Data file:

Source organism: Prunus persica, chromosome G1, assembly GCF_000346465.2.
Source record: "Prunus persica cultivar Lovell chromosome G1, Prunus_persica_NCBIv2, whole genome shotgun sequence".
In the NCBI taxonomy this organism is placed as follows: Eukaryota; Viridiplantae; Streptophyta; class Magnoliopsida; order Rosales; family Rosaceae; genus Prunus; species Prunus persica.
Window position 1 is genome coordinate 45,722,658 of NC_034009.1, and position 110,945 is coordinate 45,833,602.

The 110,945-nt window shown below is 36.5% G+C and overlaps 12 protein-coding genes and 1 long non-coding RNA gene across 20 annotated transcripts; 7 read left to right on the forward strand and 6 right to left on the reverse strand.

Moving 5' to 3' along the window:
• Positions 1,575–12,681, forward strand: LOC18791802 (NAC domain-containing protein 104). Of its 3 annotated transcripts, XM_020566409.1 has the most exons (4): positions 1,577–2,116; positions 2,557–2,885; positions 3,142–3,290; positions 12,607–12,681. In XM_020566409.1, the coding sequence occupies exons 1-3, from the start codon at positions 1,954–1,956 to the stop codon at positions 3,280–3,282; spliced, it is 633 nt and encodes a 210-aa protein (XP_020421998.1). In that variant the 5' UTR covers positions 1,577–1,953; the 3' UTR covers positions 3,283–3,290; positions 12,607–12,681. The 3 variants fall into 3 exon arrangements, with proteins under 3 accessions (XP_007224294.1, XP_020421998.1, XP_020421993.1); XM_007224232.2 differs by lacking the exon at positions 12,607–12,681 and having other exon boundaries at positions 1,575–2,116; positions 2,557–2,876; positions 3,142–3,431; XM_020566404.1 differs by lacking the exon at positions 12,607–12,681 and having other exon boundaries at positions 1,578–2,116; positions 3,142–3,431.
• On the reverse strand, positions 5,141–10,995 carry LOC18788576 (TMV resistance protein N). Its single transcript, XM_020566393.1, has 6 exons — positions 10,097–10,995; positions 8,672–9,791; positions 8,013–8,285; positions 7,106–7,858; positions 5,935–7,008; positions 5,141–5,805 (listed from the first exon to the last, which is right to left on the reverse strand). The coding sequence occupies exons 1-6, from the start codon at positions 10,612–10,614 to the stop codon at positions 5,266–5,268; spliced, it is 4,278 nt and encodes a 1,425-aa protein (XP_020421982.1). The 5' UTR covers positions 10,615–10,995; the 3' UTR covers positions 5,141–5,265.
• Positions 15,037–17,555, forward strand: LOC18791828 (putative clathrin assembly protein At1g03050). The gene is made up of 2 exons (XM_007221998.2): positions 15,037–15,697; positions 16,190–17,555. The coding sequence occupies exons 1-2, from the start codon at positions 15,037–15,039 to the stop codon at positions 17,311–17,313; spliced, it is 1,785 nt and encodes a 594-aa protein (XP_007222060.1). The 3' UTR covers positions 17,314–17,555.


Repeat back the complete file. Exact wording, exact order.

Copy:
Source organism: Prunus persica, chromosome G1, assembly GCF_000346465.2.
Source record: "Prunus persica cultivar Lovell chromosome G1, Prunus_persica_NCBIv2, whole genome shotgun sequence".
In the NCBI taxonomy this organism is placed as follows: Eukaryota; Viridiplantae; Streptophyta; class Magnoliopsida; order Rosales; family Rosaceae; genus Prunus; species Prunus persica.
Window position 1 is genome coordinate 45,722,658 of NC_034009.1, and position 110,945 is coordinate 45,833,602.

The 110,945-nt window shown below is 36.5% G+C and overlaps 12 protein-coding genes and 1 long non-coding RNA gene across 20 annotated transcripts; 7 read left to right on the forward strand and 6 right to left on the reverse strand.

Moving 5' to 3' along the window:
• Positions 1,575–12,681, forward strand: LOC18791802 (NAC domain-containing protein 104). Of its 3 annotated transcripts, XM_020566409.1 has the most exons (4): positions 1,577–2,116; positions 2,557–2,885; positions 3,142–3,290; positions 12,607–12,681. In XM_020566409.1, the coding sequence occupies exons 1-3, from the start codon at positions 1,954–1,956 to the stop codon at positions 3,280–3,282; spliced, it is 633 nt and encodes a 210-aa protein (XP_020421998.1). In that variant the 5' UTR covers positions 1,577–1,953; the 3' UTR covers positions 3,283–3,290; positions 12,607–12,681. The 3 variants fall into 3 exon arrangements, with proteins under 3 accessions (XP_007224294.1, XP_020421998.1, XP_020421993.1); XM_007224232.2 differs by lacking the exon at positions 12,607–12,681 and having other exon boundaries at positions 1,575–2,116; positions 2,557–2,876; positions 3,142–3,431; XM_020566404.1 differs by lacking the exon at positions 12,607–12,681 and having other exon boundaries at positions 1,578–2,116; positions 3,142–3,431.
• On the reverse strand, positions 5,141–10,995 carry LOC18788576 (TMV resistance protein N). Its single transcript, XM_020566393.1, has 6 exons — positions 10,097–10,995; positions 8,672–9,791; positions 8,013–8,285; positions 7,106–7,858; positions 5,935–7,008; positions 5,141–5,805 (listed from the first exon to the last, which is right to left on the reverse strand). The coding sequence occupies exons 1-6, from the start codon at positions 10,612–10,614 to the stop codon at positions 5,266–5,268; spliced, it is 4,278 nt and encodes a 1,425-aa protein (XP_020421982.1). The 5' UTR covers positions 10,615–10,995; the 3' UTR covers positions 5,141–5,265.
• Positions 15,037–17,555, forward strand: LOC18791828 (putative clathrin assembly protein At1g03050). The gene is made up of 2 exons (XM_007221998.2): positions 15,037–15,697; positions 16,190–17,555. The coding sequence occupies exons 1-2, from the start codon at positions 15,037–15,039 to the stop codon at positions 17,311–17,313; spliced, it is 1,785 nt and encodes a 594-aa protein (XP_007222060.1). The 3' UTR covers positions 17,314–17,555.